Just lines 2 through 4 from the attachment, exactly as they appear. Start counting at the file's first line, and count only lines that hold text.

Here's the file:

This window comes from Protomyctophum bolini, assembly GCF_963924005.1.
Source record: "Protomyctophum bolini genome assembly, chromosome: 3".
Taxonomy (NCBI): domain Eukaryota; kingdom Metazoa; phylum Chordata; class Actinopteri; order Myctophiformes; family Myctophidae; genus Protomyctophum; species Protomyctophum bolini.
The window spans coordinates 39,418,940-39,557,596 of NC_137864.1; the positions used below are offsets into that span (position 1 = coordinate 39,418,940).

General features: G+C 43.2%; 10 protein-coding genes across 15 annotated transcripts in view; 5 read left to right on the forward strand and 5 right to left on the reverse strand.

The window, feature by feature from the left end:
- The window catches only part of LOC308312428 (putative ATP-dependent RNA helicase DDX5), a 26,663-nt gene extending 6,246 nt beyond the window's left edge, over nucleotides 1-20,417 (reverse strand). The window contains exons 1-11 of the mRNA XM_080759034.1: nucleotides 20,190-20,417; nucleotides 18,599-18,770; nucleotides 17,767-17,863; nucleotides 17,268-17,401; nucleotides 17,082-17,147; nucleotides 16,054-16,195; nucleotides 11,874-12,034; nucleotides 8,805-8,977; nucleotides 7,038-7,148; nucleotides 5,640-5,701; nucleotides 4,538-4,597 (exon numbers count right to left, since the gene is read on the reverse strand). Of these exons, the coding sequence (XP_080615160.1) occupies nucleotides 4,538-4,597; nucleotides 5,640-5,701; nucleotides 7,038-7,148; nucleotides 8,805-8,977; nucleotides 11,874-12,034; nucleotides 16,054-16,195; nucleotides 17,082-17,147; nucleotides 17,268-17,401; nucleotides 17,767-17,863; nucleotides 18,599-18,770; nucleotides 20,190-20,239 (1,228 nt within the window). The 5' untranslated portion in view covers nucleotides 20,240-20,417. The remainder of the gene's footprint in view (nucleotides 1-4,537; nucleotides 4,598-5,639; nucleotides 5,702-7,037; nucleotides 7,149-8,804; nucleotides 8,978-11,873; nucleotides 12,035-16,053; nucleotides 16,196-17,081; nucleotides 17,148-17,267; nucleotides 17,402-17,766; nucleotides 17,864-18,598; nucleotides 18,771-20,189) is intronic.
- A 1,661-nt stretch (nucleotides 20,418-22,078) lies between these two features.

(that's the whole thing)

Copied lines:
Source record: "Protomyctophum bolini genome assembly, chromosome: 3".
Taxonomy (NCBI): domain Eukaryota; kingdom Metazoa; phylum Chordata; class Actinopteri; order Myctophiformes; family Myctophidae; genus Protomyctophum; species Protomyctophum bolini.
The window spans coordinates 39,418,940-39,557,596 of NC_137864.1; the positions used below are offsets into that span (position 1 = coordinate 39,418,940).